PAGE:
NEW CUMBERLAND - Firefighters from all over the region tore apart a school bus Saturday.
The bus was recently retired from the Hancock County School District and no students were on it at the time.
Firefighters disassembled the bus piece by piece as part of a School Bus Rescue class taught by Fire Service Instructor Lonny Riggs.
Firefighters from Hancock and Brooke counties, as well as Hookstown, Pa., spent four hours in classes at the John D. Rockefeller IV Career Center Tuesday, and Saturday was dedicated to hands-on training.
Riggs said the class is specifically focused on teaching firefighters how to deal with a school bus if it's in an accident.
According to Riggs, approximately 13,000 collisions involving school buses happen annually in the U.S.
He made reference to a school bus accident that happened in Hancock County earlier this year.
"It's a traumatic thing for these firefighters to have to go out and deal with 20 to 30 critically injured kids and have to cut them out of the bus," he said "It's good that they are preparing for it ahead of time."
Riggs had the firefighters watched video clips of actual school bus accidents during class Tuesday.
The video clips were provided by the National Transportation Safety Board, and were for educational purposes only.
"It's a tough class. Unfortunately, school bus accidents happen, and so many departments aren't prepared for them," Riggs said.
Chad Lamp, assistant chief of the New Manchester Volunteer Fire Department, said Hancock County firefighters have never before attended a School Bus Rescue class of this type.
He estimated firefighters hadn't trained using a real school bus since the 1990s, because the departments never had a school bus they could use.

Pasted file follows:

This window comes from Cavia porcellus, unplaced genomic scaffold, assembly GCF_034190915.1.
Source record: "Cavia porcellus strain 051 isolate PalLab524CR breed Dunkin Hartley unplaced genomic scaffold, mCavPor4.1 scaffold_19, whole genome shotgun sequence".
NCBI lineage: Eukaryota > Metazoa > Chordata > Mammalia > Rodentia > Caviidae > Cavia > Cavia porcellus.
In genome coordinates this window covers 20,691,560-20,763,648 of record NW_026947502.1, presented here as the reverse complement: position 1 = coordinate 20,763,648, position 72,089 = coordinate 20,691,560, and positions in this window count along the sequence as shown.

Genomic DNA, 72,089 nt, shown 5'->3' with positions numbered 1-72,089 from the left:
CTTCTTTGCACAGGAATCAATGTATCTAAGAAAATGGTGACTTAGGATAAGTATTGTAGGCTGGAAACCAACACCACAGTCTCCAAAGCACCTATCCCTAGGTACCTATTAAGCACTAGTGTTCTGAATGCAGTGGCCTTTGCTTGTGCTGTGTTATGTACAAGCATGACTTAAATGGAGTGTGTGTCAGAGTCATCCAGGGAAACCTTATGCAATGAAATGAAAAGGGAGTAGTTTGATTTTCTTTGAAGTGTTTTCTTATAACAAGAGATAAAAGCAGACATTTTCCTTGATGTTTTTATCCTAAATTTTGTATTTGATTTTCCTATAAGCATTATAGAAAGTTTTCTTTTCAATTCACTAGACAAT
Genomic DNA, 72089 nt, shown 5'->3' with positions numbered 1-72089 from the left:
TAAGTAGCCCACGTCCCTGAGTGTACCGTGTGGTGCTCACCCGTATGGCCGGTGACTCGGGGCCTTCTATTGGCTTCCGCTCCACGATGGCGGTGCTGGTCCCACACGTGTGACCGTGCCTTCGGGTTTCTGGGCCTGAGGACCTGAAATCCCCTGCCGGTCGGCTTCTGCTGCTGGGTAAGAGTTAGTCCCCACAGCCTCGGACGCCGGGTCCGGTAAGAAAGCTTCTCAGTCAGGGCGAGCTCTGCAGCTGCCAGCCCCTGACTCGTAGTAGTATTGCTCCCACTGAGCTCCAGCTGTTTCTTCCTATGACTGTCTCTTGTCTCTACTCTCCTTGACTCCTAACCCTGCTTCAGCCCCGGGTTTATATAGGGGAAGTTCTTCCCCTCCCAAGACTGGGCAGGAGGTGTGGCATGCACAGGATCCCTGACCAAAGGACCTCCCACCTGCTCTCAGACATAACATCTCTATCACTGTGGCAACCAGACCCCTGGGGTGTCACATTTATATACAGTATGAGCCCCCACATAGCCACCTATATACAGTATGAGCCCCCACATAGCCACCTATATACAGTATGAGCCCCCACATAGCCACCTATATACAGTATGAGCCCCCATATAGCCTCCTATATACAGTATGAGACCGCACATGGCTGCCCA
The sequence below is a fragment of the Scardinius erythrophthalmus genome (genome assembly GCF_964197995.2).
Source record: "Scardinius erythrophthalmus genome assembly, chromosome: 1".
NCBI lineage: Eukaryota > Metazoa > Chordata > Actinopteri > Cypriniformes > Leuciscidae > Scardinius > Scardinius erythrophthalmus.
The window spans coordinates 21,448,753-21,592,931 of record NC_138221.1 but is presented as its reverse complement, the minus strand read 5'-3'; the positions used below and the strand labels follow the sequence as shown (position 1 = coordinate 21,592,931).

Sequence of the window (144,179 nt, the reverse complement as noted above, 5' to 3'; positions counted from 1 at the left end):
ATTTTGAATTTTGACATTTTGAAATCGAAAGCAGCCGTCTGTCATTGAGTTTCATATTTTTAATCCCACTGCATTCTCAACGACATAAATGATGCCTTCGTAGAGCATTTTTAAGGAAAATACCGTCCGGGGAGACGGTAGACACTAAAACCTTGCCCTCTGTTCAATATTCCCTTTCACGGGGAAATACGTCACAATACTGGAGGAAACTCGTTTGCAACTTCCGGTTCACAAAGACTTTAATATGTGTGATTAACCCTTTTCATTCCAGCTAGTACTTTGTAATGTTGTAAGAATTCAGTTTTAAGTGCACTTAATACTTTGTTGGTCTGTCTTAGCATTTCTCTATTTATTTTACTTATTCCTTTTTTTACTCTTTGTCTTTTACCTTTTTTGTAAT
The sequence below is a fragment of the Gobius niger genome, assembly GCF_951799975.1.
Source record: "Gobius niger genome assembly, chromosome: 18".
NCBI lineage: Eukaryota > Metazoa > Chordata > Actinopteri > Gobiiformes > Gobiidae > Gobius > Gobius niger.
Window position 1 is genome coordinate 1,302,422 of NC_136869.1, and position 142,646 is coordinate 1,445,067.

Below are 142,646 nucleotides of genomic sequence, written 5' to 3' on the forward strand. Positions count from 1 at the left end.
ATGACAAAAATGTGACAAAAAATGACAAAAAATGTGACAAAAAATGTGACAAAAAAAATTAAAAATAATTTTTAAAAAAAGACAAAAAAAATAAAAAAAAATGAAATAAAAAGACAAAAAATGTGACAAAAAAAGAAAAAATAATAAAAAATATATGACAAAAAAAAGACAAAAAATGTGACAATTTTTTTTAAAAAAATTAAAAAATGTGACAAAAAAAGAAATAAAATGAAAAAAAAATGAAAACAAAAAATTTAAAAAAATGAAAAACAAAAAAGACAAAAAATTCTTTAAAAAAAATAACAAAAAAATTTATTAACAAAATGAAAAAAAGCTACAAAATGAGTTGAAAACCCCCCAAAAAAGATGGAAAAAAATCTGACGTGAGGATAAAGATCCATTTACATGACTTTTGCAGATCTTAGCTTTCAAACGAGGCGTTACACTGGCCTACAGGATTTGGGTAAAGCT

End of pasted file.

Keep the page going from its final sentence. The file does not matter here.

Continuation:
The school bus used Saturday was old and had even began to rust in some places. Once the firefighters were done with it, seats had been taken out, windows had been busted, the tires were flattened, holes were drilled in the side and top, and the roof was actually taken off.
Before the holes were drilled and the top was taken off, the bus was actually flipped on its side, as if it had been in a collision that had caused it to topple over.
The firefighters used hydraulic power tools to gain access into the toppled bus.
Riggs explained extra holes are needed in the bus because sometimes the regular exits may become blocked.
The power tools used to make the additional exits were donated by a company Riggs frequently communicates with.
Tools were donated so the fire departments wouldn't damage their own during the process.
Riggs said the bus came apart pretty easily compared to a new, working bus.
"You look at a new bus, they are a lot more difficult to cut apart," he said.
Riggs explained the newer buses are difficult because of new National Transportation Safety Board standards.
Like any result of technological changes, fire departments have to continually update and train their members to respond to new vehicle equipment, Riggs pointed out.
Funding for the School Bus Rescue class was provided by the Regional Educational Service Academy, a West Virginia agency under the Department of Education.
Riggs, who is a RESA-6 employee, teaches the class all over Ohio, West Virginia and Pennsylvania.
He also teaches at West Virginia University.
"Firefighting is a physical activity rescue. ... The best way to do it is to do a little in the class and then get them out with hands-on (training)," Riggs said.
(Schwendeman can be contacted at firstname.lastname@example.org)